With only a week to go before our magazine hand in date, our group has mostly been focusing on finishing off articles/photography for their chosen sections and putting together the layout for our magazine. After editing my photography in Photoshop, I have chosen the images that I want to include within my feature. Also during the editing of my own photography, I have searched and decided which film stock images I want to include within my Revival of the Fittest and Spotlight Cinema articles; as I am writing about other films that obviously cannot include my own photography.
Below are the newly edited images that I have chosen to add to my layout on the Vintage Cinema feature:
I have chosen to stick to a minimum of 4 images for this feature as I feel that more images than this would only distract the reader from the actual article. I have played around with the Hue/Saturation in Photoshop in order to stay true to the vintage feel and so have dimmed the colouring in the images featured to give it a classic throwback look.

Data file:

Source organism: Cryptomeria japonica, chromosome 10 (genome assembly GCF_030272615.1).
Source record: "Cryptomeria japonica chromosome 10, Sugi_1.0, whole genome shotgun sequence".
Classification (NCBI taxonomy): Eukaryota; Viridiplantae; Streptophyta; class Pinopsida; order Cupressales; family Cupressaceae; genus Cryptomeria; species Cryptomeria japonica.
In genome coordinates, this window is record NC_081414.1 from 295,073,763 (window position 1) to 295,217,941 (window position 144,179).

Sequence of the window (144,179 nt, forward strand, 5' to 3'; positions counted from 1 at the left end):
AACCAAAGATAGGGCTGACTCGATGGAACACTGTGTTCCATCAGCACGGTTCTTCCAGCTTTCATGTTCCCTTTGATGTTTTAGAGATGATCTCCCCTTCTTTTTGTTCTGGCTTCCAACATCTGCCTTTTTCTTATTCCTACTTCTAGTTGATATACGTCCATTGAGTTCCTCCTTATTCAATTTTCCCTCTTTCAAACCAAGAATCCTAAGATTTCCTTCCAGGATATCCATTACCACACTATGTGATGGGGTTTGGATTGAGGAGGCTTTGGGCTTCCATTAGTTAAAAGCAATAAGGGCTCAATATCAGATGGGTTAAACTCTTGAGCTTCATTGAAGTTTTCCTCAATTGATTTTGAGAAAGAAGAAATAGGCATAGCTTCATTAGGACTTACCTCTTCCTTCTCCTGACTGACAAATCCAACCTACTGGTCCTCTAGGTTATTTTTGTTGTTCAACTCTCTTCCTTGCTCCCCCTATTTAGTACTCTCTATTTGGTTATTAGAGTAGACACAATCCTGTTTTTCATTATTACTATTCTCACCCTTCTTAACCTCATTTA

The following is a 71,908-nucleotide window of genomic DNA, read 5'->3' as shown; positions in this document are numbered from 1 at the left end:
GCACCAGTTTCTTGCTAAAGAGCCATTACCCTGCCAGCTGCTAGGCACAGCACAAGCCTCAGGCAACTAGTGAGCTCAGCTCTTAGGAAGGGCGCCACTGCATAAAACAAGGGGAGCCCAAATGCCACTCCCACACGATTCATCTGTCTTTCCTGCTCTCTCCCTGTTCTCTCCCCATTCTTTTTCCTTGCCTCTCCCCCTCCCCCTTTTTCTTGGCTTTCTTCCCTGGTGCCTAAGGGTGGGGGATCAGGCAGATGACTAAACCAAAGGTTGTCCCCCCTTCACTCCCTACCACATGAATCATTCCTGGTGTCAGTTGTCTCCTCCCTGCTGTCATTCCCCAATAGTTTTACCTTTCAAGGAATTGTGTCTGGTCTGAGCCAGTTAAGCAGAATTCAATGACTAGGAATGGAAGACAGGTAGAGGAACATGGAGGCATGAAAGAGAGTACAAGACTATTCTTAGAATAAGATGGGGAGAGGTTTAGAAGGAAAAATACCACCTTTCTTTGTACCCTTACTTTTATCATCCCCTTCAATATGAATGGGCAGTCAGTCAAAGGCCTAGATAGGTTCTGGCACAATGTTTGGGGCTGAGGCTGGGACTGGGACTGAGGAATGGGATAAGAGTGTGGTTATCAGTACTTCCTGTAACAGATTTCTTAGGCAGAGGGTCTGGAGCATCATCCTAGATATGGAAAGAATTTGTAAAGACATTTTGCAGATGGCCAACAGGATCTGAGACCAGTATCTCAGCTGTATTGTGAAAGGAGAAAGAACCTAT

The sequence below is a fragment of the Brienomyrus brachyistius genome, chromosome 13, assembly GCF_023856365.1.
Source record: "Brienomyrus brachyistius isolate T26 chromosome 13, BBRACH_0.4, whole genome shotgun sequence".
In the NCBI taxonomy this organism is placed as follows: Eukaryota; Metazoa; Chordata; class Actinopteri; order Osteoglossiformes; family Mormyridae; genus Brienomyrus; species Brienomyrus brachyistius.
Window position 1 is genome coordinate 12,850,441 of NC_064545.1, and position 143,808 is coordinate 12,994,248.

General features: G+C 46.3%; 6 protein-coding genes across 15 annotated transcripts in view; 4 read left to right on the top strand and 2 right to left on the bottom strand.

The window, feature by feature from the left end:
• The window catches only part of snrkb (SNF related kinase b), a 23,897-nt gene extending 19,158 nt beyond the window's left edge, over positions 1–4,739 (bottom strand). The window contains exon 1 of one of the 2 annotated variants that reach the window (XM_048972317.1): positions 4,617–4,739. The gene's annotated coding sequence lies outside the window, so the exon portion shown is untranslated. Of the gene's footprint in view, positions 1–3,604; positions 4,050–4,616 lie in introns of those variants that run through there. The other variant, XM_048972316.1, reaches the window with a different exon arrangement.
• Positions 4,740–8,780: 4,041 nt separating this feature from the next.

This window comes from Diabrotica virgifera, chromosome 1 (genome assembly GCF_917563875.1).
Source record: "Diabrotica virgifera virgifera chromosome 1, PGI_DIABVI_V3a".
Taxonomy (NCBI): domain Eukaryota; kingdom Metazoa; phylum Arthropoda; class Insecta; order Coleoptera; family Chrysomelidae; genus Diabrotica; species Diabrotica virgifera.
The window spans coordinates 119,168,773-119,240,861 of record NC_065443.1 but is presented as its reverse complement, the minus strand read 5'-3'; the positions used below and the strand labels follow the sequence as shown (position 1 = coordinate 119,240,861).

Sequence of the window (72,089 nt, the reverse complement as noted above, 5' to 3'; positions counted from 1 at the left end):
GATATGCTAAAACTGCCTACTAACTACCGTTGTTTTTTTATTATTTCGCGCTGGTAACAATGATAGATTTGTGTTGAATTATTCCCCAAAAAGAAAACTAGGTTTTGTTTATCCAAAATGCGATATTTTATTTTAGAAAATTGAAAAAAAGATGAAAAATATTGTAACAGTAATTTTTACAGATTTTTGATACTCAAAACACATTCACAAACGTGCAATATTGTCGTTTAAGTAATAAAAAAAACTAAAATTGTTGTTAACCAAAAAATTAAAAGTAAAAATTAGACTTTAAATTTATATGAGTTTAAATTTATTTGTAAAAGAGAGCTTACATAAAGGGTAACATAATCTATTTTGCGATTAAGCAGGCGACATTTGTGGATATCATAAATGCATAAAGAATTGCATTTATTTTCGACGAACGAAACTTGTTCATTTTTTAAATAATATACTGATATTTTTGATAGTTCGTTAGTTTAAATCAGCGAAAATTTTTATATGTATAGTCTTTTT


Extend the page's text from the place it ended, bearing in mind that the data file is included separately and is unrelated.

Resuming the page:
As mentioned above, I have also chosen the stock images from the films I have written about in the Revival and Spotlight Cinema articles. I felt as though the following images projected what each film was about but also at the same time provided intrigue for the viewer. I have also chosen these images as they show the A-list actors for each film, which obviously our audience will recognize and therefore will be more intrigued to read the article.
Also during this week, I have finally finished editing the Revival article and have made it somewhat shorter. Although this was a tricky challenge I feel that it now actually reads better than the original and furthermore it will now fit within the layout design that I had in mind…I hope! What was difficult about writing this article was catering it to a unisex audience. As someone who reads mostly film magazines I have noticed that these kind of articles are usually written with the idea that the audience will mostly be male. So I had to pinpoint arguments within this controversial topic that would appeal to both sexes but at the same time making relevant points that applied. However, I feel that my new edited version has a better flow to it and provides enough insight so that our readers will ponder themselves how they feel about this particular topic. Below is the edited version of this article:
Revival of the fittest: are remakes suffocating originality in Hollywood?
With remakes appearing to dominate the box office this year, we are compelled to ask if this trend is here to stay.